Saturday, April 16, 2011

Life Experience Affects Criterion Affects Belief

In a reading group I attend a discussion broke out over whether there is a pre- or sub- linguistic connection to the world where we contact pure experience, a “felt sense” outside of language, or whether language infuses everything so that we cannot say when we are contacting something sub- or supra- or extra- linguistic such as “the way the world is,” reality, raw or felt experience, and when we’re not. So I was defending the Rortyan view that we can’t know when we’re in touch with that which is beyond language because language can always be argued to be already there. Whereas the other guy was saying that no, in his experience, he can mindfully or self-consciously feel into or gain awareness of what’s there which of course includes language but can go beyond it.

I said you can’t know which view – language infuses all access or we have access to experience - to choose because there are compelling arguments on both sides. He appealed to his phenomenological experience: he looks into his experience and experiences things like sensations, urges, emotions, etc. I was thinking that the criterion you choose to decide the question will be a determining factor in whether you see it one way or the other. I have chosen rational argumentation as the ultimate determiner. I know this issue, and lots of other philosophical issues, have not been decided and probably never will. So I lean towards the pervasiveness of language since language, in the form of rational inquiry, seems to generate more debate, as the alleged eternal problems of philosophy indicate. He uses experience as his primary criterion and finds by using that criterion and method that experience is experienced as having both linguistic and extralinguistic contact.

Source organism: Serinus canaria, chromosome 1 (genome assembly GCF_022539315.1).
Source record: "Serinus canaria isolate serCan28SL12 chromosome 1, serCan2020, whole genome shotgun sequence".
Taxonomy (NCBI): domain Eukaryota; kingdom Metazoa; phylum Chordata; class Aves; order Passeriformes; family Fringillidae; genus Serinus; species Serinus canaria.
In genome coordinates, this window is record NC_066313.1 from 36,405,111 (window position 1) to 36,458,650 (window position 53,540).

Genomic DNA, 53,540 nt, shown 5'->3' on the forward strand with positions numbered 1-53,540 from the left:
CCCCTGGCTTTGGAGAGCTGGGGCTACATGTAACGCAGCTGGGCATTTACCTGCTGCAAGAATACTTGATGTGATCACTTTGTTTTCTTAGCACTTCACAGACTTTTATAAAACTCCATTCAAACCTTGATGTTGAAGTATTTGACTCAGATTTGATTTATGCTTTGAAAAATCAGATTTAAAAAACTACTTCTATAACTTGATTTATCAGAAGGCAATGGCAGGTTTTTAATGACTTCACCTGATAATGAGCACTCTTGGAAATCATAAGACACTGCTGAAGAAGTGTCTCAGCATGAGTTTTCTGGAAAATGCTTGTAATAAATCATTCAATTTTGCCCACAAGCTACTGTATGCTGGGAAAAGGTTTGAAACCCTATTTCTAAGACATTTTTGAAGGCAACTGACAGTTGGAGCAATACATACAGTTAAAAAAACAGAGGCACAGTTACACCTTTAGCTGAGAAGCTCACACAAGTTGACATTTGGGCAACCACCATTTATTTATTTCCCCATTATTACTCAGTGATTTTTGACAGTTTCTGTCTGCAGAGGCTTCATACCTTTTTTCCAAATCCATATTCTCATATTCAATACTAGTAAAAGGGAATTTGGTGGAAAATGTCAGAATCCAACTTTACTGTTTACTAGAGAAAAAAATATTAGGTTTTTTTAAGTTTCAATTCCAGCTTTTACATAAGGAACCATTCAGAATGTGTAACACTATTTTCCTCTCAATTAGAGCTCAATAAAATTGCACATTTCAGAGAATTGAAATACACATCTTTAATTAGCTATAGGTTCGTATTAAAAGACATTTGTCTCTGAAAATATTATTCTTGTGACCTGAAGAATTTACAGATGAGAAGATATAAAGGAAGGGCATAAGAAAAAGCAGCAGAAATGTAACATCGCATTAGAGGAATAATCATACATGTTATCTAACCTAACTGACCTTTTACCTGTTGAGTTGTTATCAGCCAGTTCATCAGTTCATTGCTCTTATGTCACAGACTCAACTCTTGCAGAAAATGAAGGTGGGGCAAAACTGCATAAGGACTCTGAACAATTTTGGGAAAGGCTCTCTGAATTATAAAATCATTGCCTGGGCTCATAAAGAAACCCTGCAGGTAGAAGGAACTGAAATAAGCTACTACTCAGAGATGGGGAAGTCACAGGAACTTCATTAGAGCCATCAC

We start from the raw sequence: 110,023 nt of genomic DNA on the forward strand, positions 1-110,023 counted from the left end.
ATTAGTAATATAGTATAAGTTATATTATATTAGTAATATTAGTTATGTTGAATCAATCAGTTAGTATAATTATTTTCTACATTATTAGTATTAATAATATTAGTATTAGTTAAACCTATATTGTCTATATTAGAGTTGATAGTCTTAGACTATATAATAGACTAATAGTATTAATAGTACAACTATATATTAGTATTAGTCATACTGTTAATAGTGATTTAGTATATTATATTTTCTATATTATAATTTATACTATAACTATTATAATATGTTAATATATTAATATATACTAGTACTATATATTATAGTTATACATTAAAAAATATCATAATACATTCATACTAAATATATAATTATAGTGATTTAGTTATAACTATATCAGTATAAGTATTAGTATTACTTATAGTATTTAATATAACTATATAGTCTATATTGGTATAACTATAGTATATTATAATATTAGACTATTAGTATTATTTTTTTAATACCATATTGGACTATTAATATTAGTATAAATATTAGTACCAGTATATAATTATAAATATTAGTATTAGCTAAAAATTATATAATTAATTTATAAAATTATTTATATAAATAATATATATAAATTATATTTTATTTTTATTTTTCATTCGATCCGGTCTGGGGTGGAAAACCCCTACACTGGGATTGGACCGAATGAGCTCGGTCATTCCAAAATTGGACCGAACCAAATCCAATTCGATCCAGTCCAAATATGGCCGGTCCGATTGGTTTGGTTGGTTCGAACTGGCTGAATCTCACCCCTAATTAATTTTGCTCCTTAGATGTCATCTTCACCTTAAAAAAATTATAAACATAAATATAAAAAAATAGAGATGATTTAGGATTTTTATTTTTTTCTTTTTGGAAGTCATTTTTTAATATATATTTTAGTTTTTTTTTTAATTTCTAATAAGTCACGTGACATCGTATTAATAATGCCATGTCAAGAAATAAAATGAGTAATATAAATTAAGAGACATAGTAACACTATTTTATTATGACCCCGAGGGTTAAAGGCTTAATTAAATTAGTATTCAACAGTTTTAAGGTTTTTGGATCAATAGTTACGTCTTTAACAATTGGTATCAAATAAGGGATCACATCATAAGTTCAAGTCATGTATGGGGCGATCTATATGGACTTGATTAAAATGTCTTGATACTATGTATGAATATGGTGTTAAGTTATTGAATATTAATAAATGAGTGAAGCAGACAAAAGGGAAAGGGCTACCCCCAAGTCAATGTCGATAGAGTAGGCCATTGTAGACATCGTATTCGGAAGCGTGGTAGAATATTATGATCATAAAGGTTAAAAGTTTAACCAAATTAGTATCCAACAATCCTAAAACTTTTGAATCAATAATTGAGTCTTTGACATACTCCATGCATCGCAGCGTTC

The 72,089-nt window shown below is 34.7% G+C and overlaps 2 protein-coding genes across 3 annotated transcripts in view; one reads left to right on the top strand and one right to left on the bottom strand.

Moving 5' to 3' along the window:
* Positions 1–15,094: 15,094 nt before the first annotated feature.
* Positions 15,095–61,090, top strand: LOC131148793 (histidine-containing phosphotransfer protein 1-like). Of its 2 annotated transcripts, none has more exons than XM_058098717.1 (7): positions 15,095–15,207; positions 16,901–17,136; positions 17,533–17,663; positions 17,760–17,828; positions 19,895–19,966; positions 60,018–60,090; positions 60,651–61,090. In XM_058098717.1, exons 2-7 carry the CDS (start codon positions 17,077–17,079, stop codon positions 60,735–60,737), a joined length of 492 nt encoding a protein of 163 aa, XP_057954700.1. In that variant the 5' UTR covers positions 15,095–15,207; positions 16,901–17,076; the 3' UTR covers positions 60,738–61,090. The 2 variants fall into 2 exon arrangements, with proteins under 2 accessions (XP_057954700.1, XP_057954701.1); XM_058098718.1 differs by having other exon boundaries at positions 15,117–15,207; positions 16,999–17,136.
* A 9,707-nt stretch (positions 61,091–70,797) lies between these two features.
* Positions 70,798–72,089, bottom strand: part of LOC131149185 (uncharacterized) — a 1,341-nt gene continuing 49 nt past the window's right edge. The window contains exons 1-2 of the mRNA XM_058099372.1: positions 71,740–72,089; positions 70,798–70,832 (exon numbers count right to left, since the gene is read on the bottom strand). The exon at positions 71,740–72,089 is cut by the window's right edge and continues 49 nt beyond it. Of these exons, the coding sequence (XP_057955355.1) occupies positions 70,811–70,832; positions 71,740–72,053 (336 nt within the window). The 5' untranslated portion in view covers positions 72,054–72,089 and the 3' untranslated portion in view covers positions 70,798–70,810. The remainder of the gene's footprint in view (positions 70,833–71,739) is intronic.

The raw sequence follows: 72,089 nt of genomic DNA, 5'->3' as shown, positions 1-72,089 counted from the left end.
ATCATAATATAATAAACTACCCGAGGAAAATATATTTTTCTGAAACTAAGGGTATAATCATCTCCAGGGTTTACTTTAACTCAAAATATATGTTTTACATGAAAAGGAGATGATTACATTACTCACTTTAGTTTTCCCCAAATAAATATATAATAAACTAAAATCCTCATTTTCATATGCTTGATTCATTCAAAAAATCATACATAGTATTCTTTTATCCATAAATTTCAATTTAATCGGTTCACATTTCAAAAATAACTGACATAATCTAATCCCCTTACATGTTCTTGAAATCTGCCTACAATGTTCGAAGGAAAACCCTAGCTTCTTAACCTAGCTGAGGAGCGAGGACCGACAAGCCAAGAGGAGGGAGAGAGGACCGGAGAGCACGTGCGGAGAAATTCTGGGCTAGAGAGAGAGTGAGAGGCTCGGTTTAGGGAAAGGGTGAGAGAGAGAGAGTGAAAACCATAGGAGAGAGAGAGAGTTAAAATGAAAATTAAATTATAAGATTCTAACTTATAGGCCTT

So which criterion to choose? I realized that my choice of primary criterion was influenced by my life experience. I was in graduate school studying for a Ph.D. and doing abstract intellectual work. I discovered Buddhist practice which can be radically experiential and left school and did that. I later became frustrated with and doubtful of it and stopped doing it formally and went back to intellectual work. Experience, in a sense, betrayed me and I adopted argumentation as the way to go. Now there are those who use argumentation and have the view that you can contact reality. So it can’t only be that choice that makes me defend the undecidability of the issue. But this life experience moved me to adopt one view over another and be a person who argues this way rather than that.